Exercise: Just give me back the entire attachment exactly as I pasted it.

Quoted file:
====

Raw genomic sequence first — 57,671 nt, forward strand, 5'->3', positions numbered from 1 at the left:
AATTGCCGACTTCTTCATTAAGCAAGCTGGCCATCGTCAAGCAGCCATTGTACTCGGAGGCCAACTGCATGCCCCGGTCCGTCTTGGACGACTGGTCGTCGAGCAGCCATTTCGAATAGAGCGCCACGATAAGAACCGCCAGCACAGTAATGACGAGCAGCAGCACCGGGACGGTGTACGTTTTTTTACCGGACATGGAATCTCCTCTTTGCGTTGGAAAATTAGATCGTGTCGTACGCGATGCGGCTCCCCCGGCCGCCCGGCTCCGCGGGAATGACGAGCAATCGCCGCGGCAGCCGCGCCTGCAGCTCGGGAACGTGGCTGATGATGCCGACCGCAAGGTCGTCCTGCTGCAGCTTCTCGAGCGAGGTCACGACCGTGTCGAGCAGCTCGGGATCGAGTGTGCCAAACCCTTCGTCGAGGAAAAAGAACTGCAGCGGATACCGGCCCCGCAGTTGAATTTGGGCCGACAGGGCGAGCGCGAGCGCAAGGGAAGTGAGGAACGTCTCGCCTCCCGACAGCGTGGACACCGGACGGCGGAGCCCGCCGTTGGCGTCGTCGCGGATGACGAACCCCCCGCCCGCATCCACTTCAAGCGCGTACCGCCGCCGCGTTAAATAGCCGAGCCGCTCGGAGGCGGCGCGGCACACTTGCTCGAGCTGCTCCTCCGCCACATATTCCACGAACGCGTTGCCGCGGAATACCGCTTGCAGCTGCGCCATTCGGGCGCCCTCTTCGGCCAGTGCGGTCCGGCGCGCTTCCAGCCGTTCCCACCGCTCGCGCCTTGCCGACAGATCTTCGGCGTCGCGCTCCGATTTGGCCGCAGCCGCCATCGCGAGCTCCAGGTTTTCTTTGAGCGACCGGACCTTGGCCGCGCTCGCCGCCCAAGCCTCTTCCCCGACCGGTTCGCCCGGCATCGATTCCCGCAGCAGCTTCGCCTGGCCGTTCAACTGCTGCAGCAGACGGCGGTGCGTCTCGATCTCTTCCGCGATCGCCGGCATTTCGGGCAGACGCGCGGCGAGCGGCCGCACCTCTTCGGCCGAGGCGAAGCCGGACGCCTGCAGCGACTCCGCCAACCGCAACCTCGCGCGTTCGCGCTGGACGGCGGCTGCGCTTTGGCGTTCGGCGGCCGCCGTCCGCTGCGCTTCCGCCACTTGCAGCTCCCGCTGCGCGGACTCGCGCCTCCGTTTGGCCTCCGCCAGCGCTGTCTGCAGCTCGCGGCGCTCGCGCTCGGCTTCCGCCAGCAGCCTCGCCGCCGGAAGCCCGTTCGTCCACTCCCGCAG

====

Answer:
Raw genomic sequence first — 57,671 nt, forward strand, 5'->3', positions numbered from 1 at the left:
AATTGCCGACTTCTTCATTAAGCAAGCTGGCCATCGTCAAGCAGCCATTGTACTCGGAGGCCAACTGCATGCCCCGGTCCGTCTTGGACGACTGGTCGTCGAGCAGCCATTTCGAATAGAGCGCCACGATAAGAACCGCCAGCACAGTAATGACGAGCAGCAGCACCGGGACGGTGTACGTTTTTTTACCGGACATGGAATCTCCTCTTTGCGTTGGAAAATTAGATCGTGTCGTACGCGATGCGGCTCCCCCGGCCGCCCGGCTCCGCGGGAATGACGAGCAATCGCCGCGGCAGCCGCGCCTGCAGCTCGGGAACGTGGCTGATGATGCCGACCGCAAGGTCGTCCTGCTGCAGCTTCTCGAGCGAGGTCACGACCGTGTCGAGCAGCTCGGGATCGAGTGTGCCAAACCCTTCGTCGAGGAAAAAGAACTGCAGCGGATACCGGCCCCGCAGTTGAATTTGGGCCGACAGGGCGAGCGCGAGCGCAAGGGAAGTGAGGAACGTCTCGCCTCCCGACAGCGTGGACACCGGACGGCGGAGCCCGCCGTTGGCGTCGTCGCGGATGACGAACCCCCCGCCCGCATCCACTTCAAGCGCGTACCGCCGCCGCGTTAAATAGCCGAGCCGCTCGGAGGCGGCGCGGCACACTTGCTCGAGCTGCTCCTCCGCCACATATTCCACGAACGCGTTGCCGCGGAATACCGCTTGCAGCTGCGCCATTCGGGCGCCCTCTTCGGCCAGTGCGGTCCGGCGCGCTTCCAGCCGTTCCCACCGCTCGCGCCTTGCCGACAGATCTTCGGCGTCGCGCTCCGATTTGGCCGCAGCCGCCATCGCGAGCTCCAGGTTTTCTTTGAGCGACCGGACCTTGGCCGCGCTCGCCGCCCAAGCCTCTTCCCCGACCGGTTCGCCCGGCATCGATTCCCGCAGCAGCTTCGCCTGGCCGTTCAACTGCTGCAGCAGACGGCGGTGCGTCTCGATCTCTTCCGCGATCGCCGGCATTTCGGGCAGACGCGCGGCGAGCGGCCGCACCTCTTCGGCCGAGGCGAAGCCGGACGCCTGCAGCGACTCCGCCAACCGCAACCTCGCGCGTTCGCGCTGGACGGCGGCTGCGCTTTGGCGTTCGGCGGCCGCCGTCCGCTGCGCTTCCGCCACTTGCAGCTCCCGCTGCGCGGACTCGCGCCTCCGTTTGGCCTCCGCCAGCGCTGTCTGCAGCTCGCGGCGCTCGCGCTCGGCTTCCGCCAGCAGCCTCGCCGCCGGAAGCCCGTTCGTCCACTCCCGCAG